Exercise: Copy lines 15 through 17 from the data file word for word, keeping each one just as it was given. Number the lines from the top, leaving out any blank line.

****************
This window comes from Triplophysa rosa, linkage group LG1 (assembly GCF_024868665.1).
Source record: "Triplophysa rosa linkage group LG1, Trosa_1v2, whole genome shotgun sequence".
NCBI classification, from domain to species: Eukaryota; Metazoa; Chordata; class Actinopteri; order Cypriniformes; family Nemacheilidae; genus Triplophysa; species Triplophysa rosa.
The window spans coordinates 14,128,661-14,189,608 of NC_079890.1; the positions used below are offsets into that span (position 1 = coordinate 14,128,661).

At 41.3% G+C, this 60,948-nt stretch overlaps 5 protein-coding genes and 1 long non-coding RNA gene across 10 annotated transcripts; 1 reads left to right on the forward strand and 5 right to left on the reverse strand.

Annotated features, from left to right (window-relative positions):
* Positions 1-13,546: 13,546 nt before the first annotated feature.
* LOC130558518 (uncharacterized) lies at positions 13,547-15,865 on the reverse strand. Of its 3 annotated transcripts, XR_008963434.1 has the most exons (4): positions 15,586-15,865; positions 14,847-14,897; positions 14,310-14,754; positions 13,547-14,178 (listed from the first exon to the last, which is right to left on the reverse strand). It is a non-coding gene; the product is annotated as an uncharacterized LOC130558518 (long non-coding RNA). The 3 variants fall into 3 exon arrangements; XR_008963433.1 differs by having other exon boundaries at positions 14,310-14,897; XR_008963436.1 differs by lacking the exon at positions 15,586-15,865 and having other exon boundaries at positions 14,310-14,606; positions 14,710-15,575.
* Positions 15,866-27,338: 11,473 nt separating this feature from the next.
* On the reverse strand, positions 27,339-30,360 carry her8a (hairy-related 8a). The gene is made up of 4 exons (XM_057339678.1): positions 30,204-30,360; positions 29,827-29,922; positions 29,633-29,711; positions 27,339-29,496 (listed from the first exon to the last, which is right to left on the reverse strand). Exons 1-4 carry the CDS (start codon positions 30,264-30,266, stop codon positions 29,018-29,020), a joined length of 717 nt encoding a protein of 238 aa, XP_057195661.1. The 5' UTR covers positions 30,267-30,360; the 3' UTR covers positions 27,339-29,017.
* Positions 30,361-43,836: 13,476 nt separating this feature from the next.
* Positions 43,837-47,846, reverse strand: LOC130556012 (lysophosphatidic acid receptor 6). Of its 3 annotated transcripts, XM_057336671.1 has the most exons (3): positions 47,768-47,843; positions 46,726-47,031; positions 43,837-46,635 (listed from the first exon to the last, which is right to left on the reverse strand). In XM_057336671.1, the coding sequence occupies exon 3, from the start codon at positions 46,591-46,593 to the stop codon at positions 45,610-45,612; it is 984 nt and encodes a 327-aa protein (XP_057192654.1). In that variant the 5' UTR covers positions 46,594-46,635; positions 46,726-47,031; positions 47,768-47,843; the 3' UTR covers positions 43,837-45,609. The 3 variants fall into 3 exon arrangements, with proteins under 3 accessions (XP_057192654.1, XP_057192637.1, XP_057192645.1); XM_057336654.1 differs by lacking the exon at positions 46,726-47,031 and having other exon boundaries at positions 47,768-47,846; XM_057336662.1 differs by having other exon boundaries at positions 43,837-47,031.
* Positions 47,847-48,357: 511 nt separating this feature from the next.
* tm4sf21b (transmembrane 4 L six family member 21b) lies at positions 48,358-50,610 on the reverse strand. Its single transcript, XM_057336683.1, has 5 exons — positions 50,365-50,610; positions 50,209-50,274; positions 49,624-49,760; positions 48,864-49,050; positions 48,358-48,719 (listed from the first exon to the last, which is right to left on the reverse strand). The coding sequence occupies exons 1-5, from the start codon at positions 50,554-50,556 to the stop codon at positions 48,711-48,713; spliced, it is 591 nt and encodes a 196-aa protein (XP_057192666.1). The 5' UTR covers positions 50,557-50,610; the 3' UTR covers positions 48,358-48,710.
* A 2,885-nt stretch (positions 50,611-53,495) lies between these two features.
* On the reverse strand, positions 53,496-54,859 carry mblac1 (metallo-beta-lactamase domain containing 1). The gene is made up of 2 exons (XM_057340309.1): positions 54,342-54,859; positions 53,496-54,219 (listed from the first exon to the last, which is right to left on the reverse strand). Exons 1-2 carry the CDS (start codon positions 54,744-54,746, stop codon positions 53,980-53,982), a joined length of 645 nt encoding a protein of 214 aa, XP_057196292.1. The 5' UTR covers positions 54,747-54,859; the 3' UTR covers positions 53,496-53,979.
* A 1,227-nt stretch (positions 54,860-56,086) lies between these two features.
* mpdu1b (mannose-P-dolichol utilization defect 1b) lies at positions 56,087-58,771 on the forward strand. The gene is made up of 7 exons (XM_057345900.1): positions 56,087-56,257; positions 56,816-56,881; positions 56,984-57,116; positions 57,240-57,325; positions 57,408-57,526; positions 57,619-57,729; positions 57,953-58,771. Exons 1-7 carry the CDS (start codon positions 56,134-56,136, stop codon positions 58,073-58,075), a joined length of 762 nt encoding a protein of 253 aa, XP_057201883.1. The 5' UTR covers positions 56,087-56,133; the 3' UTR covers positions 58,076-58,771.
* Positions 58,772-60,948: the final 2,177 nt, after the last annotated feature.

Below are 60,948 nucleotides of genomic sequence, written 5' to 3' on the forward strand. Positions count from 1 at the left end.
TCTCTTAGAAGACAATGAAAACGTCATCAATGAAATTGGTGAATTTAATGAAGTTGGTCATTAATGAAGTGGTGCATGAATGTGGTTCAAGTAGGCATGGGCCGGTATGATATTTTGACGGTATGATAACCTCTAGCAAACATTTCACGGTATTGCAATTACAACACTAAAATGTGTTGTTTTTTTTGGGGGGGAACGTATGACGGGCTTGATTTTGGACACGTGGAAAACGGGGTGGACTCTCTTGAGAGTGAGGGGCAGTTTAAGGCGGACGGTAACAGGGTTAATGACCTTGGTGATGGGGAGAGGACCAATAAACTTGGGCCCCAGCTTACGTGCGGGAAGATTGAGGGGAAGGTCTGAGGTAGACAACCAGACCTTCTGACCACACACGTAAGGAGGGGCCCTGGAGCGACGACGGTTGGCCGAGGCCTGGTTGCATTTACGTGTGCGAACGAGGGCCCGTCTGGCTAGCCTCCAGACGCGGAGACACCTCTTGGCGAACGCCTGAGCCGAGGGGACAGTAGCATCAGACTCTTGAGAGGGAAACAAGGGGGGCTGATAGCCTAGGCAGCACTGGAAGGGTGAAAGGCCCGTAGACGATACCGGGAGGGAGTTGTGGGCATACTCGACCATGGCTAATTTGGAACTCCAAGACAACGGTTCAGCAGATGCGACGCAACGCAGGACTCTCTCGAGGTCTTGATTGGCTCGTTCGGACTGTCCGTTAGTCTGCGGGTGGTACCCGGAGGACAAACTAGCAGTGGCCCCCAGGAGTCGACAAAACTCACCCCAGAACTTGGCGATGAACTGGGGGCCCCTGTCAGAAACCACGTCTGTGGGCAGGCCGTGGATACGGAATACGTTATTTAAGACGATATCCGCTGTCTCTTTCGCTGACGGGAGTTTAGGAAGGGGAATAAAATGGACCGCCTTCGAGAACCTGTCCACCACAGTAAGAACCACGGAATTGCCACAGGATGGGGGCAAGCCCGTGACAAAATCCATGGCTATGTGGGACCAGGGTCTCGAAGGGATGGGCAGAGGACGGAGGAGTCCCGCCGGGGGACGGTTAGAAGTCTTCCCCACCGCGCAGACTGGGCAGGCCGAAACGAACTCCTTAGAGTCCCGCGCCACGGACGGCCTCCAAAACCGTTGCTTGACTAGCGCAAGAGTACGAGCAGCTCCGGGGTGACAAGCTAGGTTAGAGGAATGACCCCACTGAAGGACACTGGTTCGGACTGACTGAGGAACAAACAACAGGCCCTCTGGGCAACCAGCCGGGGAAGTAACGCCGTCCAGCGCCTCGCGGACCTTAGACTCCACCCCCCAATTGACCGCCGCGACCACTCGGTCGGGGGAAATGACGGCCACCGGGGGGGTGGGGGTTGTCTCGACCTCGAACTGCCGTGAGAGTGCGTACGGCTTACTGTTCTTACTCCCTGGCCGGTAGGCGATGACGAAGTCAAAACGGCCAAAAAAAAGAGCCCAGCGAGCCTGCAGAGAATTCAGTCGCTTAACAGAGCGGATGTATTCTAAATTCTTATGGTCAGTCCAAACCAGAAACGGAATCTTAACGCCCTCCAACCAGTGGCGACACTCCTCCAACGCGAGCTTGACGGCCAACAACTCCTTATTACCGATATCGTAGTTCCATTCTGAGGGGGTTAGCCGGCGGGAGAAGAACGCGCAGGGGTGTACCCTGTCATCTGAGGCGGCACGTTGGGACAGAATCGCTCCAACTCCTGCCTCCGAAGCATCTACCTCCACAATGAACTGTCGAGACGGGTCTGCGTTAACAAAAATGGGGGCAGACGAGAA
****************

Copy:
* A 2,885-nt stretch (positions 50,611-53,495) lies between these two features.
* On the reverse strand, positions 53,496-54,859 carry mblac1 (metallo-beta-lactamase domain containing 1). The gene is made up of 2 exons (XM_057340309.1): positions 54,342-54,859; positions 53,496-54,219 (listed from the first exon to the last, which is right to left on the reverse strand). Exons 1-2 carry the CDS (start codon positions 54,744-54,746, stop codon positions 53,980-53,982), a joined length of 645 nt encoding a protein of 214 aa, XP_057196292.1. The 5' UTR covers positions 54,747-54,859; the 3' UTR covers positions 53,496-53,979.
* A 1,227-nt stretch (positions 54,860-56,086) lies between these two features.